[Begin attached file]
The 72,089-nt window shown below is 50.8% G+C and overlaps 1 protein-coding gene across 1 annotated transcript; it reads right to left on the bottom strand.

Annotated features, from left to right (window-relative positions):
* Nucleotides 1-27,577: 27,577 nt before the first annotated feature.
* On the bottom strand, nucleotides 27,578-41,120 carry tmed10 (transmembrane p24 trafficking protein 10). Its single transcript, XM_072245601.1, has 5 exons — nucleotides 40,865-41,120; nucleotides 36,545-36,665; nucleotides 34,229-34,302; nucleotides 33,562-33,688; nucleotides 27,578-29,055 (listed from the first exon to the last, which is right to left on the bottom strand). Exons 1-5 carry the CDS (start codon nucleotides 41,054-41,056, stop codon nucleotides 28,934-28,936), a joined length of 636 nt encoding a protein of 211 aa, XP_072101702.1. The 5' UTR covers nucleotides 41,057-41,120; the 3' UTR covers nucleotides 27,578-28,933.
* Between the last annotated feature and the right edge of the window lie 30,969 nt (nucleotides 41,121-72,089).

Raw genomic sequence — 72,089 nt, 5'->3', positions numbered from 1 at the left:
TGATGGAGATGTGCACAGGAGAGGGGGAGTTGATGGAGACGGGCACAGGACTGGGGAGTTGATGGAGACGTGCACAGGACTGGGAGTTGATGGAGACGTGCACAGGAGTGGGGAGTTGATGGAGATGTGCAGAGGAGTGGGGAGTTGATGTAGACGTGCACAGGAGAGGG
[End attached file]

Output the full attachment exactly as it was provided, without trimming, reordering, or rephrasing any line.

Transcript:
The 72,089-nt window shown below is 50.8% G+C and overlaps 1 protein-coding gene across 1 annotated transcript; it reads right to left on the bottom strand.

Annotated features, from left to right (window-relative positions):
* Nucleotides 1-27,577: 27,577 nt before the first annotated feature.
* On the bottom strand, nucleotides 27,578-41,120 carry tmed10 (transmembrane p24 trafficking protein 10). Its single transcript, XM_072245601.1, has 5 exons — nucleotides 40,865-41,120; nucleotides 36,545-36,665; nucleotides 34,229-34,302; nucleotides 33,562-33,688; nucleotides 27,578-29,055 (listed from the first exon to the last, which is right to left on the bottom strand). Exons 1-5 carry the CDS (start codon nucleotides 41,054-41,056, stop codon nucleotides 28,934-28,936), a joined length of 636 nt encoding a protein of 211 aa, XP_072101702.1. The 5' UTR covers nucleotides 41,057-41,120; the 3' UTR covers nucleotides 27,578-28,933.
* Between the last annotated feature and the right edge of the window lie 30,969 nt (nucleotides 41,121-72,089).

Raw genomic sequence — 72,089 nt, 5'->3', positions numbered from 1 at the left:
TGATGGAGATGTGCACAGGAGAGGGGGAGTTGATGGAGACGGGCACAGGACTGGGGAGTTGATGGAGACGTGCACAGGACTGGGAGTTGATGGAGACGTGCACAGGAGTGGGGAGTTGATGGAGATGTGCAGAGGAGTGGGGAGTTGATGTAGACGTGCACAGGAGAGGG